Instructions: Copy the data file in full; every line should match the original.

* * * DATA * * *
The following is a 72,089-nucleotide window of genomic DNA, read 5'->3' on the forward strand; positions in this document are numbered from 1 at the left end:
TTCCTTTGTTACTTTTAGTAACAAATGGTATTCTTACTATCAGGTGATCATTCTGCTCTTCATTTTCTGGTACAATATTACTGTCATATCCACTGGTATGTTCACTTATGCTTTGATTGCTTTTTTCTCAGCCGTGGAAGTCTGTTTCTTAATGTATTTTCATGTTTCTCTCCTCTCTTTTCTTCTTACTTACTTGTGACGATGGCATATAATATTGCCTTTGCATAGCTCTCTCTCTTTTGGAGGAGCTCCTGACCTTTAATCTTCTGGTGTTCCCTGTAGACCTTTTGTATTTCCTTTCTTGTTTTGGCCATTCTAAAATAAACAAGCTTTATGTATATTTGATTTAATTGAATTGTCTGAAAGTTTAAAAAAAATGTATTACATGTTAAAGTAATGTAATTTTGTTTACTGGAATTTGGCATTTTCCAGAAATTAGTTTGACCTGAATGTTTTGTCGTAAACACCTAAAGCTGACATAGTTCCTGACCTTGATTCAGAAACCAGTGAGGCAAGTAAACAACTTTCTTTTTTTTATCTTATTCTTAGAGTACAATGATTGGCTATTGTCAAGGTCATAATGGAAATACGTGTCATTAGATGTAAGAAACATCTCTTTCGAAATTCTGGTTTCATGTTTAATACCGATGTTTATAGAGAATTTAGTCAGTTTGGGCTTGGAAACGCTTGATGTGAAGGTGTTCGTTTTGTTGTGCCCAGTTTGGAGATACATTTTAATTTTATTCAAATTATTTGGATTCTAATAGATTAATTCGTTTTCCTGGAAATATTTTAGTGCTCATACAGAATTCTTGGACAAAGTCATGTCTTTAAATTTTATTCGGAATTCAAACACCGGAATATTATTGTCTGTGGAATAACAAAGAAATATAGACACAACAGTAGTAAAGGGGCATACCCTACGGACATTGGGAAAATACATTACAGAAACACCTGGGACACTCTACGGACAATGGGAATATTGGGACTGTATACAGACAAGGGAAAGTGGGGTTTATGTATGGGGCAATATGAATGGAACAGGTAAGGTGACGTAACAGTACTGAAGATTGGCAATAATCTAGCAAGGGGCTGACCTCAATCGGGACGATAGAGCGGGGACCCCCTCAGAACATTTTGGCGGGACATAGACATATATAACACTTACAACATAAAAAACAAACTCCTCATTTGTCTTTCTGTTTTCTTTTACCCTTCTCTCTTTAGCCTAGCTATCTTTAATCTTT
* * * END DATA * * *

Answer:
The following is a 72,089-nucleotide window of genomic DNA, read 5'->3' on the forward strand; positions in this document are numbered from 1 at the left end:
TTCCTTTGTTACTTTTAGTAACAAATGGTATTCTTACTATCAGGTGATCATTCTGCTCTTCATTTTCTGGTACAATATTACTGTCATATCCACTGGTATGTTCACTTATGCTTTGATTGCTTTTTTCTCAGCCGTGGAAGTCTGTTTCTTAATGTATTTTCATGTTTCTCTCCTCTCTTTTCTTCTTACTTACTTGTGACGATGGCATATAATATTGCCTTTGCATAGCTCTCTCTCTTTTGGAGGAGCTCCTGACCTTTAATCTTCTGGTGTTCCCTGTAGACCTTTTGTATTTCCTTTCTTGTTTTGGCCATTCTAAAATAAACAAGCTTTATGTATATTTGATTTAATTGAATTGTCTGAAAGTTTAAAAAAAATGTATTACATGTTAAAGTAATGTAATTTTGTTTACTGGAATTTGGCATTTTCCAGAAATTAGTTTGACCTGAATGTTTTGTCGTAAACACCTAAAGCTGACATAGTTCCTGACCTTGATTCAGAAACCAGTGAGGCAAGTAAACAACTTTCTTTTTTTTATCTTATTCTTAGAGTACAATGATTGGCTATTGTCAAGGTCATAATGGAAATACGTGTCATTAGATGTAAGAAACATCTCTTTCGAAATTCTGGTTTCATGTTTAATACCGATGTTTATAGAGAATTTAGTCAGTTTGGGCTTGGAAACGCTTGATGTGAAGGTGTTCGTTTTGTTGTGCCCAGTTTGGAGATACATTTTAATTTTATTCAAATTATTTGGATTCTAATAGATTAATTCGTTTTCCTGGAAATATTTTAGTGCTCATACAGAATTCTTGGACAAAGTCATGTCTTTAAATTTTATTCGGAATTCAAACACCGGAATATTATTGTCTGTGGAATAACAAAGAAATATAGACACAACAGTAGTAAAGGGGCATACCCTACGGACATTGGGAAAATACATTACAGAAACACCTGGGACACTCTACGGACAATGGGAATATTGGGACTGTATACAGACAAGGGAAAGTGGGGTTTATGTATGGGGCAATATGAATGGAACAGGTAAGGTGACGTAACAGTACTGAAGATTGGCAATAATCTAGCAAGGGGCTGACCTCAATCGGGACGATAGAGCGGGGACCCCCTCAGAACATTTTGGCGGGACATAGACATATATAACACTTACAACATAAAAAACAAACTCCTCATTTGTCTTTCTGTTTTCTTTTACCCTTCTCTCTTTAGCCTAGCTATCTTTAATCTTT